Care New England’s Board Votes to Close Memorial Hospital, Prime Deal Collapses

Wednesday, October 18, 2017


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The pending sale of Pawtucket’s Memorial Hospital is unraveling over the length of the agreement Prime Healthcare and Prime is refusing to take over pension obligations. As a result, the Board of Care New England has voted to close Memorial -- impacting hundreds of healthcare workers.

As GoLocal reported back in May, one of the keys to stabilizing Rhode Island’s fragile hospital system is the acquisition by Prime Healthcare Services of Memorial Hospital from CNE.

Prime, however, is in the midst of growing financial turmoil and is facing an investigation by the U.S. Department of Justice.

CharterCare -- owned by Prospect in California has previously voiced interest in buying all of CNE and is now interested in taking over Memorial, according to sources.

Memorial - Center of CNE Debt

Memorial Hospital’s financial collapse is one of the reasons why CNE is piling up debt and entered an agreement to be purchased by Massachusetts-based mega healthcare group Partners.

According to multiple sources, Pawtucket and Rhode Island state officials have been briefed.

Care New England recorded a $68 million loss from operations in the fiscal year 2016 and is projected to show a $49 million operating loss for the fiscal year that just ended on September 30. Its plan to restore financial well-being to the health care system focuses on continued work on revenue improvement and cost reduction, and resolution of the ongoing losses at Memorial.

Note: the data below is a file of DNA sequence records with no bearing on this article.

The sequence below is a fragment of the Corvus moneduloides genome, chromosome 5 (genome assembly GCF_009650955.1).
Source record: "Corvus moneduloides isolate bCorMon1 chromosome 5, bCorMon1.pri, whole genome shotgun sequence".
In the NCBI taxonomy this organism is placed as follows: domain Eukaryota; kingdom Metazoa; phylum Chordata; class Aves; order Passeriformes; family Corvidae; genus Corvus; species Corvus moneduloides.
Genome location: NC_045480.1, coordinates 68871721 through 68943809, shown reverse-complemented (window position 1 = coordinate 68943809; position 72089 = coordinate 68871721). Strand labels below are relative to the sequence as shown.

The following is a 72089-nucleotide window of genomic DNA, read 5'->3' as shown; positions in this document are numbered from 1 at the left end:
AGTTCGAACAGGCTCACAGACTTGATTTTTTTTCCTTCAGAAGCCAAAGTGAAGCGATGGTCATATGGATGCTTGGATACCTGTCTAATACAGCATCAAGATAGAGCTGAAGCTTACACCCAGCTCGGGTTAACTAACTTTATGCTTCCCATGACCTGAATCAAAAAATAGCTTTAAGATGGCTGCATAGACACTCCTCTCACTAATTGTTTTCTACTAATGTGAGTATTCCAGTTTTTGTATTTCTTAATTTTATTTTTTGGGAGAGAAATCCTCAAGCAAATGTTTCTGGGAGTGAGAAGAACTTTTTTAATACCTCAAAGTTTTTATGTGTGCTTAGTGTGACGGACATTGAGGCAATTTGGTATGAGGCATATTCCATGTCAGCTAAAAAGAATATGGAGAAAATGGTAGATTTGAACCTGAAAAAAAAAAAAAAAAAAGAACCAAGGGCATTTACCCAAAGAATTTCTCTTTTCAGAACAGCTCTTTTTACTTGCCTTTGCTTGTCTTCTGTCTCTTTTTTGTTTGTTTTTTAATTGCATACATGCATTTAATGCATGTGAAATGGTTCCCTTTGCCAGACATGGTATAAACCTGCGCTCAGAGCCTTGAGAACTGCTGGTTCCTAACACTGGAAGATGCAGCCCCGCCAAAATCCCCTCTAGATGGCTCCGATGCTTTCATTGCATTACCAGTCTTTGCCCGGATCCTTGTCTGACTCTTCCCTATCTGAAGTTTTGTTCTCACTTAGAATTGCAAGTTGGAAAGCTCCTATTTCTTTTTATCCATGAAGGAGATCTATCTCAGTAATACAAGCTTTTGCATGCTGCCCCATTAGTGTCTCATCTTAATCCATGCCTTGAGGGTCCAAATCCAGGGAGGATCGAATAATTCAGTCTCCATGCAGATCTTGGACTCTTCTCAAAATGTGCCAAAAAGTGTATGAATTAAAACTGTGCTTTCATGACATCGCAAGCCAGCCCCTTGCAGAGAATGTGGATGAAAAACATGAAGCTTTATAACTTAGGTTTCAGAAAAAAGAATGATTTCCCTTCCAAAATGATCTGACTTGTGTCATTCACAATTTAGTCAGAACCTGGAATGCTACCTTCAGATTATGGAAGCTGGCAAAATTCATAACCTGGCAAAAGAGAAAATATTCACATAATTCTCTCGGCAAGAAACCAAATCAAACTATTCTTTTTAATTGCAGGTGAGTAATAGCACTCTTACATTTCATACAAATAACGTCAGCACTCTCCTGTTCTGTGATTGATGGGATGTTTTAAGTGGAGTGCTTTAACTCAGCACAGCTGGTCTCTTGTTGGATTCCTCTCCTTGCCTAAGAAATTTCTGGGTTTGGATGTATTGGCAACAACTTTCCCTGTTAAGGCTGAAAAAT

Care New England’s James E. Fanale, MD, EVP, chief operating officer and chief clinical officer, said it will be the utmost priority in the plan for Memorial to continue to provide high-quality patient care, while working to address options to ensure access to care for patients in the community including maintaining a robust primary care presence. CNE will also develop a plan to address the Memorial-based medical residency training program with The Warren Alpert Medical School of Brown University.

“While difficult, these actions represent a necessary and critical step in restoring financial health to Care New England while ensuring the future of hospitals and facilities many have come to rely on for their care,” continued Reppucci. “This has been a long and complex process that has been met with unrelenting dedication and compassionate care from all who work at Memorial Hospital. We will support both the employees and the community in this transition so the well-established legacy of care in Pawtucket is not lost, but rather adapted for the demands of today’s health care landscape.”

The unraveling of the Prime purchase of Memorial may have a domino effect on the CNE deal with Partner HealthCare in Boston. Partners has already voiced concerns about CNE's financial situation. Pawtucket officials are scrambling to meet with Governor Raimondo's staff and state officials to try to preserve the hospital and the jobs.


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